The price of rice will rise to US$700 per tonne next year even though India has returned to the market, according to the CEO of The Rice Trader, a leading trade publication and analyst of the global rice industry.
HCM CITY —
Farmers harvest rice in Quang Tri Province's Hai Lang District. The price of rice may jump next year. — VNA/VNS Photo Ho Cau
Speaking at the World Rice Conference in HCM City yesterday, Jeremy Zwinger said prices would go up because of increased flooding, a 15 per cent drop in production in South America, and Thailand's decision to buy unmilled grain at 15,000 baht ($500) a tonne to boost rural incomes.
Flooding will affect crops in Cambodia, Viet Nam, and especially Thailand.
The Thai price intervention in buying unmilled grain would push up prices on the market in 2012, he said.
In addition, with rice crops hit by natural disasters and stocks shrinking, the Philippines is expected to buy rice in December which will be shipped in January. Indonesia is also in need of more rice.
Cuba will likely buy rice from Viet Nam, according to Zwinger.
"If you look at the Thai minimum rice price right now at $750 per tonne, … the market can easily reach $700, even here," he said.
Thailand and Viet Nam have experienced dramatic growth in rice exports this year.
As of October 11, Thailand had exported 9.4 million tonnes of rice, up 45.16 per cent over last year. Viet Nam had exported 5.99 million tonnes, up 8.8 per cent.
India exported 2.13 million of rice, a year-on-year increase of 11.38 per cent.
The 2011-12 harvest in India is likely to send grain stocks soaring and hence pressure markets to allow exports.
Korbsook Iamsuri, president of the Thai Rice Exporters Association, said India's return to non-basmati rice exporting plus the Government's rice-pledge scheme would shrink the market share for Thai rice, especially for parboiled rice, since India offers a low price.
Thailand's parboiled rice enjoyed strong growth in South Africa this year, but with the return of Indian parboiled rice exports, Nigeria, Bangladesh and South Africa could substitute Indian for Thai rice, she said.
"I don't know how much market share the Thai rice will lose, but I hope that it is not substantial," she said.
Although affected by severe flooding, Thailand is not short of rice since 4 million tonnes of rice still remain in stock at enterprises, and nearly 1 million tonnes are in Government warehouses.
Zwinger said investment in food resources had not occurred at the level needed to keep up with population growth.
"Frankly, food has been undervalued and this undervaluation has led to the current price volatility."
Food commodities needed a high level of investment, even in Viet Nam and the Philippines, he said.
He recommended that rice traders keep a close eye on the rice market because of its volatility.
Speaking at the conference, Bui Ba Bong, deputy minister of Agriculture and Rural Development, said rice was the most important food crop in Viet Nam, representing the life and culture of the people.
The country has 4.1 million ha under rice cultivation, accounting for 44 per cent of total arable land, offering the main source of income for about 10 million households in rural areas.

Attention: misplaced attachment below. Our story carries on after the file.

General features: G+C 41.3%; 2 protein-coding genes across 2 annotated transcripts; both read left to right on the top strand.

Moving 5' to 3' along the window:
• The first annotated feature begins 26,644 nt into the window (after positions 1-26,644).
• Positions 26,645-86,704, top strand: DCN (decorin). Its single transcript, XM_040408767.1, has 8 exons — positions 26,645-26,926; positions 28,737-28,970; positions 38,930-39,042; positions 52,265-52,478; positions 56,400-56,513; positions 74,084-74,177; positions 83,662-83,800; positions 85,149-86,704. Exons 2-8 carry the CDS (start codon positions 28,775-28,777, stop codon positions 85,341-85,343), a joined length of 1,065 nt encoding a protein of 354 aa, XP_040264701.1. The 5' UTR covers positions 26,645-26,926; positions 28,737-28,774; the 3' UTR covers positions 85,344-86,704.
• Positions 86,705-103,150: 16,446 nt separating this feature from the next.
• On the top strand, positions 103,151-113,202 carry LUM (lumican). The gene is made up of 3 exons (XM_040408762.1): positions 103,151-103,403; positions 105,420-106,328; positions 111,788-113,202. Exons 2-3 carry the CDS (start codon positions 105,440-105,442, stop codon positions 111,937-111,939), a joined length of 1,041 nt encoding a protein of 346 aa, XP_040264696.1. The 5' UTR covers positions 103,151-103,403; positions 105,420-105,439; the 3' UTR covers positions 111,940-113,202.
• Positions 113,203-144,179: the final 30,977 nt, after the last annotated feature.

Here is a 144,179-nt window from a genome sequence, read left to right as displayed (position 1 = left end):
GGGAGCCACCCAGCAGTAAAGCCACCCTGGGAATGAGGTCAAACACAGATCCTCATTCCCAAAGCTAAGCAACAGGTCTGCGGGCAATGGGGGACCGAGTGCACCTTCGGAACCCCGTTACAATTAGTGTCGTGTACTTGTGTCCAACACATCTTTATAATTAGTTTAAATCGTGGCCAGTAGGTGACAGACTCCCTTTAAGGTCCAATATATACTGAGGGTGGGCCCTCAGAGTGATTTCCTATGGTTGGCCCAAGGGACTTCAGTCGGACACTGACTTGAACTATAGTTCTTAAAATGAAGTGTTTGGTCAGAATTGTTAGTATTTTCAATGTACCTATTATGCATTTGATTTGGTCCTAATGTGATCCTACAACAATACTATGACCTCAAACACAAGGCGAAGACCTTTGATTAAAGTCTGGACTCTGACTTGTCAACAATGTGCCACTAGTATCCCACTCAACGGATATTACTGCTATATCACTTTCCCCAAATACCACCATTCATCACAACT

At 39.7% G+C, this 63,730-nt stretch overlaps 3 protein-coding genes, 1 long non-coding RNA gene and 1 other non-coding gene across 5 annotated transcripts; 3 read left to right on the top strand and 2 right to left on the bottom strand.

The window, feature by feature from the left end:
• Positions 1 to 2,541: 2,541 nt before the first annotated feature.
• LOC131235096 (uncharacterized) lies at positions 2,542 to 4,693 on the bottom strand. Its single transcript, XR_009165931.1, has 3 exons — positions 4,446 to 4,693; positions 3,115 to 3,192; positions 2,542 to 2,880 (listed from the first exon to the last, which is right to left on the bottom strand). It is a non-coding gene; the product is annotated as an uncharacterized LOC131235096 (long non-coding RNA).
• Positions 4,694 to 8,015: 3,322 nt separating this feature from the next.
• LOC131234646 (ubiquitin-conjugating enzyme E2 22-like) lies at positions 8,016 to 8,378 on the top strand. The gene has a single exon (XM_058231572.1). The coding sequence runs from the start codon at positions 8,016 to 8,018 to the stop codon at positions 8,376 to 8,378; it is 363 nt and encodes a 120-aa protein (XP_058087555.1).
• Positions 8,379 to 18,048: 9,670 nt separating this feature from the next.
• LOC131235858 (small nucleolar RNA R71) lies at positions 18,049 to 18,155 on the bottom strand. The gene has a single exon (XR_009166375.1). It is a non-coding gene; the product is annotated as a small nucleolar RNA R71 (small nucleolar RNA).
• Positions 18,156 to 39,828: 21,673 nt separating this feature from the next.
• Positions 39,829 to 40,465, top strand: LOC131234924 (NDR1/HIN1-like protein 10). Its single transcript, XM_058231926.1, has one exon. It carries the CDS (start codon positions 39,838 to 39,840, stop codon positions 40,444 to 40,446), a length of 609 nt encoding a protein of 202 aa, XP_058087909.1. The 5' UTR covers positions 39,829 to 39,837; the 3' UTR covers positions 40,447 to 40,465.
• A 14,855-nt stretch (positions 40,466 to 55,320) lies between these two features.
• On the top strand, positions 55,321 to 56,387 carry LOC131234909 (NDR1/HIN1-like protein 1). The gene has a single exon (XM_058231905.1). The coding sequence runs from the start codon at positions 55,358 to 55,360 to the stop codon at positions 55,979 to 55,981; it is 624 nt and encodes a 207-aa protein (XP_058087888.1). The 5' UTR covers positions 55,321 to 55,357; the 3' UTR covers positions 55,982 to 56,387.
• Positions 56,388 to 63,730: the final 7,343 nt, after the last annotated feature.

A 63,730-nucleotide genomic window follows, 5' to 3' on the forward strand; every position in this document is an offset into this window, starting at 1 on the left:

In 1990 rice production in Viet Nam was only 19 million tonnes, but it increased to 40 million tonnes last year, despite a drop of 280,000ha of rice fields over the last 10 years.
The average rice yield has increased from 3.18 tonnes per ha in 1990 to 5.3 tonnes per ha in 2010, topping all ASEAN countries.
Viet Nam started to export rice in 1989 with more than 1 million tonnes.
The figure last year reached a peak of 6.8 million tonnes and this year, despite severe natural calamities, particularly floods, the country expects to export more than 7 million tonnes of rice.
However, the industry faces challenges, including a reduction in rice land due to industrialisation and urbanisation, a labour shortage, and effects from climate change.
To make the rice economy more profitable, the country would strictly control rice land use, sustain the growth of rice yields, and use technology to reduce post-harvest losses, Bong said.
Viet Nam is expected to have 3.8 million hectares of rice land by 2020, a reduction of 300,000ha from 2010.
The conversion of rice land to other uses should be strictly controlled, he said, adding that policies that help farmers should also be developed.
Moreover, a significant increase in investment for rice research and development would help consolidate the technological base for rice production.
He said new rice varieties would be needed to adapt to drought, salinity, water submergence, high temperatures and disease.
New rice crop management, for example GAP (good agriculture practices), should be used by all farmers to increase rice yield and quality and reduce production cost.
Bong said modernisation of rice production should be strengthened to reduce reliance on human resources and reduce post-harvest losses.
Rice export policies should ensure profitability for the country and farmers, and protect all stakeholders in the rice industry.
According to Government figures, Viet Nam expects to harvest 41.6 million tonnes of paddy this year, 1.5 million tonnes more than last year. — VNS